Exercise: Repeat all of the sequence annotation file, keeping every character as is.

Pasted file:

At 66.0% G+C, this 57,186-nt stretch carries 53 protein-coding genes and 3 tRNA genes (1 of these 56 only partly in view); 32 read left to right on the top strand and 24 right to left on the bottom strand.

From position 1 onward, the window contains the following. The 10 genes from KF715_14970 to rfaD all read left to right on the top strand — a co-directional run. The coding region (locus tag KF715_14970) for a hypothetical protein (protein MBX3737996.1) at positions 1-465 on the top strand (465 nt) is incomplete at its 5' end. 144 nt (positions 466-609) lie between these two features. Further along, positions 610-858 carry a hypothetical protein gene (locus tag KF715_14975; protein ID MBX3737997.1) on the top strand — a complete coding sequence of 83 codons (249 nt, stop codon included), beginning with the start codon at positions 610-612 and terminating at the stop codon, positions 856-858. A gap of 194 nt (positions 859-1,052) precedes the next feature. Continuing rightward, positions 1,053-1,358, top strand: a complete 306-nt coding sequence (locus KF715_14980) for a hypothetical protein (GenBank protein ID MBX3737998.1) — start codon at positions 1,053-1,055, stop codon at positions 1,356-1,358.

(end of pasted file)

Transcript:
At 66.0% G+C, this 57,186-nt stretch carries 53 protein-coding genes and 3 tRNA genes (1 of these 56 only partly in view); 32 read left to right on the top strand and 24 right to left on the bottom strand.

From position 1 onward, the window contains the following. The 10 genes from KF715_14970 to rfaD all read left to right on the top strand — a co-directional run. The coding region (locus tag KF715_14970) for a hypothetical protein (protein MBX3737996.1) at positions 1-465 on the top strand (465 nt) is incomplete at its 5' end. 144 nt (positions 466-609) lie between these two features. Further along, positions 610-858 carry a hypothetical protein gene (locus tag KF715_14975; protein ID MBX3737997.1) on the top strand — a complete coding sequence of 83 codons (249 nt, stop codon included), beginning with the start codon at positions 610-612 and terminating at the stop codon, positions 856-858. A gap of 194 nt (positions 859-1,052) precedes the next feature. Continuing rightward, positions 1,053-1,358, top strand: a complete 306-nt coding sequence (locus KF715_14980) for a hypothetical protein (GenBank protein ID MBX3737998.1) — start codon at positions 1,053-1,055, stop codon at positions 1,356-1,358.